Tuesday, May 18, 2021

Today's Effort

      This is, more or less, a vacation week for me.  Just in time for warmer weather, too, which is nice.  And rain, which is not.

      Rain or shine, there's something I have to do: a robin has started to build a nest atop the back yard light, a barnyard fixture just under the back gable.  The original light was a mercury vapor type; when the ballast failed, a close look at the barnyard-grade wiring job and the condition of the fixture convinced me to replace it with a modern CFL: just as much light for a fraction of the power.  The first two replacements were short-lived* but the third is going on four or five years.

      But none of them were designed to hold a bird's nest on top.  She's no structural engineer: the current effort keeps falling apart once it gets too large for the available support.  I need to get the nest cleared away before the robin lays eggs.
* Electrolytic capacitor failures.  Possibly low-grade counterfeit components; an industrial spy stole an (incomplete) electrolyte formula from a well-regraded Japanese firm many years ago and ever since, fly-by-night component makers have flooded the manufacturing supply chain with inexpensive lookalikes that have a fraction of the life of the honest ones.  I thought about replacing the bad parts but the remainder of the construction was extremely budget-driven, the kind of house of cards that is just going to have one failure after another and which tends to fall apart if you mess with it too much.  The present light is from a farm supply retailer, cost about twice as much and has so far lasted four times as long.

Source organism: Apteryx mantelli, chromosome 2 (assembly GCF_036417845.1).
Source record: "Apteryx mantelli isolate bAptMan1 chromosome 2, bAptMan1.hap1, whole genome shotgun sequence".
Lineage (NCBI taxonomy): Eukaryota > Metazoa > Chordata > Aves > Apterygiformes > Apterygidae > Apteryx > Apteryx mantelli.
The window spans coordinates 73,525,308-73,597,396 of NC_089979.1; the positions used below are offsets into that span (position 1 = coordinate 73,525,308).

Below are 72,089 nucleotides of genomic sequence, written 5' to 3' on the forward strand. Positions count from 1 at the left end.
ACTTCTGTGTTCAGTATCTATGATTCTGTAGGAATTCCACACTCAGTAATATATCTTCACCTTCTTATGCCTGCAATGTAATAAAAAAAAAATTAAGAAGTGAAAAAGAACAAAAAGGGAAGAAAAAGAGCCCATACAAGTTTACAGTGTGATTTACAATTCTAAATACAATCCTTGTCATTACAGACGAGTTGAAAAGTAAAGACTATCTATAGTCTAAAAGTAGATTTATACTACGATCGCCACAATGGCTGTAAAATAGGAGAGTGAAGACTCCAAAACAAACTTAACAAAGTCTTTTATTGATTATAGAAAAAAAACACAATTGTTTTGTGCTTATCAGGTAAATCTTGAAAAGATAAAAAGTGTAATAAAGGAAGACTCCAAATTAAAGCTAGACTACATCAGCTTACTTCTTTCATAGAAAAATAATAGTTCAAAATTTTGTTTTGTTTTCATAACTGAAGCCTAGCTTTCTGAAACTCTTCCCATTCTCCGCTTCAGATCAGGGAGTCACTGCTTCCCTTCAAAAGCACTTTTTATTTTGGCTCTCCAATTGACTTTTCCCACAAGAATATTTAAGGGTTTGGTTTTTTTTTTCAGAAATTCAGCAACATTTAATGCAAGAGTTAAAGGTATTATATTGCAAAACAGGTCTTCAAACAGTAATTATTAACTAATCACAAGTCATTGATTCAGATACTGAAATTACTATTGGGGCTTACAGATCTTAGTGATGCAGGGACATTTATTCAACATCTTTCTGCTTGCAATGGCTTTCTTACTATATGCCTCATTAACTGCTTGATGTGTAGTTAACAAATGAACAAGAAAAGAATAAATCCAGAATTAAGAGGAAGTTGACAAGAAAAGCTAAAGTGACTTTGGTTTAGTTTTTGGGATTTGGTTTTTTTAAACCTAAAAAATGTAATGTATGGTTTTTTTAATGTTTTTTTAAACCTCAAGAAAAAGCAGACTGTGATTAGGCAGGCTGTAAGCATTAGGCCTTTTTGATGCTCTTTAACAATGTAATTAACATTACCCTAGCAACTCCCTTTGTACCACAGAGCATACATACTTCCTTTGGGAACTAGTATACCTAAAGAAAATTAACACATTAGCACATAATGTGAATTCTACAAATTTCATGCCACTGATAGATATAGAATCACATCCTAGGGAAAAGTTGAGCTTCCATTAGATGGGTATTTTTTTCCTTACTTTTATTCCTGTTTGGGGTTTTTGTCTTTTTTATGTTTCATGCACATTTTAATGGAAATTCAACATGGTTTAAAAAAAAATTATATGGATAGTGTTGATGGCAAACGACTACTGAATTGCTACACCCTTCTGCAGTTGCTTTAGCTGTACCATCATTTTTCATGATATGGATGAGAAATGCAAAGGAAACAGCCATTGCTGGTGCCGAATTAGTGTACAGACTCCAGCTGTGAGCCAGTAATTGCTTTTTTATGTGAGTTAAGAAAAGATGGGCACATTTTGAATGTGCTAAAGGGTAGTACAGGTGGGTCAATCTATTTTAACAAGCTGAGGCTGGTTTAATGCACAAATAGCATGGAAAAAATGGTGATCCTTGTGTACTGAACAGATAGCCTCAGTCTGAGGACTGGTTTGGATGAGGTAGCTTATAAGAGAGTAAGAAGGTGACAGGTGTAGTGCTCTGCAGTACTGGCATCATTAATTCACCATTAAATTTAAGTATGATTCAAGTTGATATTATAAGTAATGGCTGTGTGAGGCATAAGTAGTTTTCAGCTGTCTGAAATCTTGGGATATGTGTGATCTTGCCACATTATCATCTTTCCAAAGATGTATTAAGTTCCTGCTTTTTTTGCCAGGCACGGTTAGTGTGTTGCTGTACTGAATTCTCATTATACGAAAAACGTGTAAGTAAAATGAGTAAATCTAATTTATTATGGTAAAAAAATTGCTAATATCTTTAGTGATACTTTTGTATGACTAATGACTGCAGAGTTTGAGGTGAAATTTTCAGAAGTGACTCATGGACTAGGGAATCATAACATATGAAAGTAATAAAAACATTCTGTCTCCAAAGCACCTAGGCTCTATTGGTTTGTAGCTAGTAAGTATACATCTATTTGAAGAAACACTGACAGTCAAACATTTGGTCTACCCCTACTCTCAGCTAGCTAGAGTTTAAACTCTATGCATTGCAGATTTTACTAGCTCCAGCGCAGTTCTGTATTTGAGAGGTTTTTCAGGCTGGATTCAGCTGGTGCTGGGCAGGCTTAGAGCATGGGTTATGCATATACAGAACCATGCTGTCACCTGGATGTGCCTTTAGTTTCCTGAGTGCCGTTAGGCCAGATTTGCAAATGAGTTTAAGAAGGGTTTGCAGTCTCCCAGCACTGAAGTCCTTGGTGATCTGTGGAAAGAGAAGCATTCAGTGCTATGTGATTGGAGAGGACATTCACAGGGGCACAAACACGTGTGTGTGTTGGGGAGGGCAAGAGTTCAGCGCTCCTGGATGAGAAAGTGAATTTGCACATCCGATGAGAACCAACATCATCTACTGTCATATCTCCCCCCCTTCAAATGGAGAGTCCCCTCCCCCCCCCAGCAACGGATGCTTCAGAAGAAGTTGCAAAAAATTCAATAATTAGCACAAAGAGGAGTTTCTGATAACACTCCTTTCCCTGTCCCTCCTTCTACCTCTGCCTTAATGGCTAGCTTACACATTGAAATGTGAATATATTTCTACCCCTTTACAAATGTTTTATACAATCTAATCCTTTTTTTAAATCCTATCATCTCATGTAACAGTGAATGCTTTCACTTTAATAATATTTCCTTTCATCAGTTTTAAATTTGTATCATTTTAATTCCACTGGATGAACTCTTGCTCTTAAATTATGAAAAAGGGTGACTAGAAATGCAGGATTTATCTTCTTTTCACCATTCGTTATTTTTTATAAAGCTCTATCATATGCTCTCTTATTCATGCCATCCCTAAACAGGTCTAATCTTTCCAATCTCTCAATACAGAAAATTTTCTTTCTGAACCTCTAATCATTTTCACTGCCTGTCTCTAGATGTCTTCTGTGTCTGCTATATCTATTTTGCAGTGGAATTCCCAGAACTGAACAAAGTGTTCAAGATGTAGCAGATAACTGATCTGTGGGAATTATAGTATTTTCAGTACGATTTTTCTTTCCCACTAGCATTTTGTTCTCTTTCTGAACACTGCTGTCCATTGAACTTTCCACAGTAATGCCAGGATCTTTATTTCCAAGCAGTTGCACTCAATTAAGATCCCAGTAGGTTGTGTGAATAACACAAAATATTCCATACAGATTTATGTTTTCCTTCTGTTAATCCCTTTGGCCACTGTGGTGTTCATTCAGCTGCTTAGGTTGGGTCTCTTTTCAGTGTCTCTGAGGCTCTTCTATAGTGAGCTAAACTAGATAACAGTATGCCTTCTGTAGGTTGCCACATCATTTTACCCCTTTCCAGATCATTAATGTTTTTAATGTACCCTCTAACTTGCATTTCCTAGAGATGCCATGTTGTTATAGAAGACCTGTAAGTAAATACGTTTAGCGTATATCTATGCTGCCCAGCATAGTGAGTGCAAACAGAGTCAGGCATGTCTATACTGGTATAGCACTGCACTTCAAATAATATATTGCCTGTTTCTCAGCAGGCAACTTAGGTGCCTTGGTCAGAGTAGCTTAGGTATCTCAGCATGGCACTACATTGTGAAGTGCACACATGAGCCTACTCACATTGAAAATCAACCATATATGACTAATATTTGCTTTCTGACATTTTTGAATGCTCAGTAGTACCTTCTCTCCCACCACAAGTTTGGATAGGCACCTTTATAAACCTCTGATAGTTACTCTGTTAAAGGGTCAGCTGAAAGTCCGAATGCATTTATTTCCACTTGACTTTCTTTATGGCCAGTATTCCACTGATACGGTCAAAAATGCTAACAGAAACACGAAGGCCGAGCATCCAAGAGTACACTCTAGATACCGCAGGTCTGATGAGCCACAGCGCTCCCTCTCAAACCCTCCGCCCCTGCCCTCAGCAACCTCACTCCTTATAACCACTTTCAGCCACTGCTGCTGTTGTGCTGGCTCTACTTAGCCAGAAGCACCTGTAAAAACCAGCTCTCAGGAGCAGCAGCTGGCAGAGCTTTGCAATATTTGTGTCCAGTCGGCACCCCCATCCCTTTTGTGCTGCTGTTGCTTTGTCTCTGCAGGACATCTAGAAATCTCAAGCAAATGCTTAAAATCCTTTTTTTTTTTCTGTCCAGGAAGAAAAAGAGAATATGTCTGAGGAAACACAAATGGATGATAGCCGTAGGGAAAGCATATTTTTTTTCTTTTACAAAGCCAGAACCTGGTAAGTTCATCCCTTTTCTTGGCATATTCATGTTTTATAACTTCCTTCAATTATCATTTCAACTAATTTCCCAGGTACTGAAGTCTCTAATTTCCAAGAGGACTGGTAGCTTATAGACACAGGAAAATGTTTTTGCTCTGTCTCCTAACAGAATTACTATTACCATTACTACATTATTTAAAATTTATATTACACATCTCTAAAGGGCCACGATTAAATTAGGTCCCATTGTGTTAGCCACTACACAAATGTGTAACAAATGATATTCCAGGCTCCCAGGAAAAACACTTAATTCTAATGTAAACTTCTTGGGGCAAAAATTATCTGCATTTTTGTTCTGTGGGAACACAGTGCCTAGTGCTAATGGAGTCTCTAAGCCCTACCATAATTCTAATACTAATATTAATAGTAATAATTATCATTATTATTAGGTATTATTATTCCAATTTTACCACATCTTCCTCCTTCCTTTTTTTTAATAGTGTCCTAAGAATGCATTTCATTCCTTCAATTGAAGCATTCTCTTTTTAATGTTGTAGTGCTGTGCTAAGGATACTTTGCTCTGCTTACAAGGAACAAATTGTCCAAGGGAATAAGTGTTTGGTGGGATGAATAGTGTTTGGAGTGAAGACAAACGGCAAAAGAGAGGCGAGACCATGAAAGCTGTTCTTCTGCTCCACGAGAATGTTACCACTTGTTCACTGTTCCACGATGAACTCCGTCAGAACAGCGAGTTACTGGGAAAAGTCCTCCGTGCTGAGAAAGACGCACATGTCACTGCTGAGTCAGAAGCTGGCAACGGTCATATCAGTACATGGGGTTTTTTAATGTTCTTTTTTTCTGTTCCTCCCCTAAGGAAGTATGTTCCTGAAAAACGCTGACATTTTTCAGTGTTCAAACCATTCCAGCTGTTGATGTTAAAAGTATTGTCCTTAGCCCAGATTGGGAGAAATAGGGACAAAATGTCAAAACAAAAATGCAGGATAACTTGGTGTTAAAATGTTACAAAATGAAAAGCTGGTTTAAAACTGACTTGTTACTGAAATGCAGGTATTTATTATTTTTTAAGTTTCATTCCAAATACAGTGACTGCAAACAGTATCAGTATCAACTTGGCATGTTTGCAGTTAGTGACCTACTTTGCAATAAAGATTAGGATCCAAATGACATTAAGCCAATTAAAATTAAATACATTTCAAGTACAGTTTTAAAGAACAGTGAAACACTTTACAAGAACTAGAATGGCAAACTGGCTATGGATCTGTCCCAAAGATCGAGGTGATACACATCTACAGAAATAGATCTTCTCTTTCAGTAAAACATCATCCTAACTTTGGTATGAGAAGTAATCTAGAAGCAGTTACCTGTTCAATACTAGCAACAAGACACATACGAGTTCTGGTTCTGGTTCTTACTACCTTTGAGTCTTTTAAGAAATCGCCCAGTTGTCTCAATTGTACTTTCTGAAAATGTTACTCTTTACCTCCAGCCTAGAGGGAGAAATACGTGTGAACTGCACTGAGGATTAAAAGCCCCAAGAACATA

Bob said...

Have CFLs had their day? Do you replace, when/if needed, with LED?

jdunmyer said...

FWIW: I had a mercury vapor light that I installed in 1966 or 1967, it worked well and never failed. Replaced it 2 or 3 years ago with an LED yard light, and I think it made a significant difference in my electric bill. Also replaced the florescent tubes in all my shop lights with LED tubes, cutting the current draw exactly in half. Well worthwhile!

Anonymous said...

Hasn't CFLs time passed? Will you replace with LEDs when necessary?

Roberta X said...

I don't know if the high-output barnyard light bulb is a genuine CFL-as-defined. It has a big "mogul" screw base and support electronics in the fixture. LED bulbs are electrically noisy (more so than CFLs) and I prefer to avoid them.

Bob said...

" LED bulbs are electrically noisy (more so than CFLs) and I prefer to avoid them."

Whoops, can you elaborate? I just ad all my basement 4ft florescents replaced with LED fixtures. Did I hinder my router signal from the basement to the rest of the house?